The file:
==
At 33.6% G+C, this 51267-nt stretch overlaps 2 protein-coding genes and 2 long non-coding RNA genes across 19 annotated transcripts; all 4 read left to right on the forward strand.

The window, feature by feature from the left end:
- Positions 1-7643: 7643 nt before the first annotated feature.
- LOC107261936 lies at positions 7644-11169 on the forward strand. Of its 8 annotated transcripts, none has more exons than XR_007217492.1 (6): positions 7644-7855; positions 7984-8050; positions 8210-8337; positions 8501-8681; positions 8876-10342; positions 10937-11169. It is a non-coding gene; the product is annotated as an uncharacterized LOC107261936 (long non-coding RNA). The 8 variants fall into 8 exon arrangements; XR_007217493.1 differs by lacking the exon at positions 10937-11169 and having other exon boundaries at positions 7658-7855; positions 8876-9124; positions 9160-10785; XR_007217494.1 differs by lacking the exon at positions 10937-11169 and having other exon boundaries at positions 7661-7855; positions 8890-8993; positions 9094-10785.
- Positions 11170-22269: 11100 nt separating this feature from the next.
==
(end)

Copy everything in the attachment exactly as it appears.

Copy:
At 33.6% G+C, this 51267-nt stretch overlaps 2 protein-coding genes and 2 long non-coding RNA genes across 19 annotated transcripts; all 4 read left to right on the forward strand.

The window, feature by feature from the left end:
- Positions 1-7643: 7643 nt before the first annotated feature.
- LOC107261936 lies at positions 7644-11169 on the forward strand. Of its 8 annotated transcripts, none has more exons than XR_007217492.1 (6): positions 7644-7855; positions 7984-8050; positions 8210-8337; positions 8501-8681; positions 8876-10342; positions 10937-11169. It is a non-coding gene; the product is annotated as an uncharacterized LOC107261936 (long non-coding RNA). The 8 variants fall into 8 exon arrangements; XR_007217493.1 differs by lacking the exon at positions 10937-11169 and having other exon boundaries at positions 7658-7855; positions 8876-9124; positions 9160-10785; XR_007217494.1 differs by lacking the exon at positions 10937-11169 and having other exon boundaries at positions 7661-7855; positions 8890-8993; positions 9094-10785.
- Positions 11170-22269: 11100 nt separating this feature from the next.